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Homework Help: Calculating An Acceleration To Arrive With Zero Velocity

  1. Nov 6, 2009 #1

    I'm new to the forums, so apologies if I've put this in the wrong forum. I was debating on placing this in the 'Homework' section, but this is really just a problem I'm having with an application I'm writing, so I wasn't sure if it applied. Anyhow, please file accordingly, and I'll know better for next time.

    Anyhow, it's been years since I've used my physics, and I'm quite rusty. I'm working on an application which is trying to return an acceleration for an object that is moving in a frictionless world. At any point in time, I have access to its:

    - Velocity
    - Position
    - Goal

    What I'd like to do is have the function return the appropriate deceleration such that it arrives at it's goal with zero velocity.

    I'd appreciate anything from pointers to formula's, to discussions regarding possible solutions, etc.

    The key thing is that I don't have access to anything save the time since the last calculation, and I'd prefer not to specify the amount of time for the deceleration to occur (that is, I'd prefer the deceleration to scale depending on the velocity).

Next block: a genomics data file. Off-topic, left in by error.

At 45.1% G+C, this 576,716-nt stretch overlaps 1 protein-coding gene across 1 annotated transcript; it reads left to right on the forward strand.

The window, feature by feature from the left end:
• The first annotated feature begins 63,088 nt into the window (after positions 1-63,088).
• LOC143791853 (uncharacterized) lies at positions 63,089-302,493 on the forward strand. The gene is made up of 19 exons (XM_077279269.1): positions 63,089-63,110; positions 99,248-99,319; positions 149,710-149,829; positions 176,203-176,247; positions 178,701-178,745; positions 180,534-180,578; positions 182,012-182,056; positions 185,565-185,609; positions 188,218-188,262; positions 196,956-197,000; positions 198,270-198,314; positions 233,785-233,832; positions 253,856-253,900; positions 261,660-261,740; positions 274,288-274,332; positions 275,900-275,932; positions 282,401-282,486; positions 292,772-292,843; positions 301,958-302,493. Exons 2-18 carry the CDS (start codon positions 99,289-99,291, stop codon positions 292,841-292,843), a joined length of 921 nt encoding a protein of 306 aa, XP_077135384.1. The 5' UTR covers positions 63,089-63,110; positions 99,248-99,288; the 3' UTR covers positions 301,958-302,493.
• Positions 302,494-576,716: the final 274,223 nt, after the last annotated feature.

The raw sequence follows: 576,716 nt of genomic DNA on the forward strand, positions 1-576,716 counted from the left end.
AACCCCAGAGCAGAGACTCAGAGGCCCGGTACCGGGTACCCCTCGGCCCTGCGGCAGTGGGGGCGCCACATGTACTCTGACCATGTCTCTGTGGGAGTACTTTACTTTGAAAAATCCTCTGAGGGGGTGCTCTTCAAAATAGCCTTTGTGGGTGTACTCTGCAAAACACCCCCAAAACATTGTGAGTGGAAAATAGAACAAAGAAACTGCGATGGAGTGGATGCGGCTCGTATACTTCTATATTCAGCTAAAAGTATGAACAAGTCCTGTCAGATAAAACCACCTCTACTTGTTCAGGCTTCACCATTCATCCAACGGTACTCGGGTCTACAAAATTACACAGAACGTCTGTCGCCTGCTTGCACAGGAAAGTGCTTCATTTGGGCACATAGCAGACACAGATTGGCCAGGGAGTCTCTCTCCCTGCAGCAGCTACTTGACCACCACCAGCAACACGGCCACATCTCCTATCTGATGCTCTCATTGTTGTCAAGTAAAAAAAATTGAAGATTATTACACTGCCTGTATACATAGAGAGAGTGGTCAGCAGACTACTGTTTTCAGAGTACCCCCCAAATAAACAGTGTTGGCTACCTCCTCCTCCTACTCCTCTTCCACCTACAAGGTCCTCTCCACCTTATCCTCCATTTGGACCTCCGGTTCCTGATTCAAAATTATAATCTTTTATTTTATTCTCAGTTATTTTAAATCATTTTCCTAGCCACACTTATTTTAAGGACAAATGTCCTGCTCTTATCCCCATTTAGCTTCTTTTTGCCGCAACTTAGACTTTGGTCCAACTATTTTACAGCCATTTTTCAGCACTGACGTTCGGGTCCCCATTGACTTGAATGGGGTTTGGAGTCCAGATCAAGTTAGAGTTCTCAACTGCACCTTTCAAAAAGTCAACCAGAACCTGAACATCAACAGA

Your help, advice, and pointers are appreciated.


  2. jcsd
  3. Nov 6, 2009 #2


    User Avatar

    Staff: Mentor

    Welcome to the PF. I went ahead and moved the thread -- this is the best place for it.

    You will use the kinematic equations of motion, for a constant acceleration (that is the simplest form, and should work for what you want to do).

    http://en.wikipedia.org/wiki/Kinematics (scroll down to the Kinematics of Constant Acceleration)

    They are equations that relate position, velocity and acceleration. See if that helps, and ask specific questions if you are confused about something. Have fun on the project!
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